Investment Property Tax Return
Acquiring an investment property continues to be a profitable method of investment in order to to increase your wealth and secure your financial future. Purchasing an investment property takes years of savings to build up the required capital to secure a loan for the investment, This also includes the sacrifice of a significant portion of income to repay the principle and interest components of the loan. To assist investors, the government provides certain tax incentives in order to promote property as a feasible asset to be incorporated within any portfolio. However, it needs to be noted that there are rules governing such tax incentives that needs to be applied, used and claimed in accordance with the applicable taxation laws. It is advisable to hire the services of a tax accountant to assist you with your tax return to maximise the deductions you are eligible to claim.
Property investors can tap into some useful tax benefits, including the ability to claim a tax deduction for many of the costs of owning a rental property, the tax shield produced by the strategy of negative gearing and the availability of capital gains tax discounts if the investment is held for over 12 months.
As an investment property owner, you are able to claim a tax deduction for a variety of expenses related to your rental property as well as interest on the loan. These expenses can be claimed against income produced by the property if it is tenanted or available for rent. Under governing rules, certain expenses towards investment properties that were incurred during the period the property was tenanted or available for rent are considered to be rental expenses or rental deductions. A tax adviser will be able to give you a clear picture of what can be claimed under your individual circumstances. In general, the following expenses can be claimed on tax:
- Loan interest and ongoing loan fees
- Property management fees
- Advertising fees for tenants
- Council rates, land tax and strata fees
- Repairs, maintenance, pest control and gardening
- Building and landlord insurance
- Building depreciation plus depreciation of fittings and fixtures like stoves, carpets and hot water heaters
- Stationery, phone costs and any travel to inspect the property
- Accounting or bookkeeping fees
*Acquisition costs like conveyance costs and stamp duty will be added to the cost base for capital gain tax purposes and are non-deductible expenses.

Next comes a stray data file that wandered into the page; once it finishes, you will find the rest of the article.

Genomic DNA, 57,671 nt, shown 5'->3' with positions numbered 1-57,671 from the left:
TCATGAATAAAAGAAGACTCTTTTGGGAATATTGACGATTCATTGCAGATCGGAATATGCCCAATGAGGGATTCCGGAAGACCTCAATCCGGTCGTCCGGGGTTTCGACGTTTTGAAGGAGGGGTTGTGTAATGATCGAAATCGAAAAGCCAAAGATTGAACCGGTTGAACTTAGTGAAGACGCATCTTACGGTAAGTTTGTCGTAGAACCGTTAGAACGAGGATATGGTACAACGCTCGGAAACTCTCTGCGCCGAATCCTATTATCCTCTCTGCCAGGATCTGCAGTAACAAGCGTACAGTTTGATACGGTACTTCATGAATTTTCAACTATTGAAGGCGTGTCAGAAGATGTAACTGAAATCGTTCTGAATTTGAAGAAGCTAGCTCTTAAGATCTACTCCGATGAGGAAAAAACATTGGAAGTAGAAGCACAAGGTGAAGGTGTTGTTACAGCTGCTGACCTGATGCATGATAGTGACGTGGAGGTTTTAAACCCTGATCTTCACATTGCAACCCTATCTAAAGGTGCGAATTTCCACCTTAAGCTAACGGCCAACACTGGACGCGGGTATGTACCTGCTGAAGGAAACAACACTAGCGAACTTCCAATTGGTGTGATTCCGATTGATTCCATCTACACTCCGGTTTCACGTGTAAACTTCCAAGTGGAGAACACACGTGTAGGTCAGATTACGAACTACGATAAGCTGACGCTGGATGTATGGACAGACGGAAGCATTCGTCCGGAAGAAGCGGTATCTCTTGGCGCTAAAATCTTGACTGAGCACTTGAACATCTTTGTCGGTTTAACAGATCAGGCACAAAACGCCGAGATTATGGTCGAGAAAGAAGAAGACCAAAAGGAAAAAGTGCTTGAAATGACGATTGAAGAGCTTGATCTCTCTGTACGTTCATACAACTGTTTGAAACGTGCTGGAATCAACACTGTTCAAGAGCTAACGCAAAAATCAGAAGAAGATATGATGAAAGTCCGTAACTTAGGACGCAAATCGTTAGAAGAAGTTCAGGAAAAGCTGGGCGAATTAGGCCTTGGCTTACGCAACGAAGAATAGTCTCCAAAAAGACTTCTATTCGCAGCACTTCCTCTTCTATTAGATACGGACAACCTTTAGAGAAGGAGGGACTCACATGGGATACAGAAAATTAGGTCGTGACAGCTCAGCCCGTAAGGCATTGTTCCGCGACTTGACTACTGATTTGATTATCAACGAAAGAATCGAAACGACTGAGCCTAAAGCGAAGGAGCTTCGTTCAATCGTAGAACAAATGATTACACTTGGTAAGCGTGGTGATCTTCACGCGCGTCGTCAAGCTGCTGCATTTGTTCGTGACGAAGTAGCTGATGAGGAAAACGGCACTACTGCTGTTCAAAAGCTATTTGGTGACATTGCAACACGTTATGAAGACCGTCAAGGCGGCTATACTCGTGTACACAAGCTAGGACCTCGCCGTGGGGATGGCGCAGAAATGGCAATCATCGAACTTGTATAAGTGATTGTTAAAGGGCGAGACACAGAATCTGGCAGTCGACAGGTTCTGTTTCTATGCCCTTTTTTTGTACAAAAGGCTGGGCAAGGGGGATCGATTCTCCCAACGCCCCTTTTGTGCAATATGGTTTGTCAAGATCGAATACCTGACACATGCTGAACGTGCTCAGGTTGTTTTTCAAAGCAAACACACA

Negative gearing exists when the costs of owning a rental property exceed the rental income. The difference, which represents a loss, can normally be used to offset against other capital gains.
Interest is the most important part of a tax return in a negative gearing arrangement. As long as your property is available for rent, the interest incurred on any money you have borrowed for the property will be tax-deductible, including money used to purchase the property, undertake repairs and improvements or deal with tenant related issues. However, only the borrowed money is used for income producing purpose is entitled to the deduction. For instance, if a loan was drawn down to purchase a living property and a rental property, the tax-deductible portion is limited to the interest that attribute to the rental property only.
Investment properties don’t have to be negatively geared. If the rent outweighs the costs of owning the property, positive gearing stands and owner can expect to pay tax on the profit generated by the property.
Capital Gain Tax (CGT)
The time may come when you decide to sell your investment property and any gain on the sale will be subject to CGT. The taxable portion of the gain will be included into your assessable income in the year of sale.
The cost base used to calculate the capital gain should be the original price of the property plus buying and selling costs like stamp duty, legal fees and agent’s selling commission, which helps to reduce the amount of gain for tax purpose. Secondly, a property which has been held by owner for more than 12 months is entitled to claim a 50% discount on the capital tax at tax time. For instance, if the property was purchased for $400,000 inclusive of all charges and sold for $500,000 inclusive, then your capital gain is $100,000. If the property has been held for more than 12 months, then only 50% of the capital gain is assessable. Only $50,000 of the capital gain will be subject to capital gains tax at your marginal tax rate.
Individuals may find it hard to formulate an effective strategy to minimise tax on an investment property. A qualified tax accountant can assist you in minimising your tax liabilities and ensuring that you retain the highest return possible from your investments.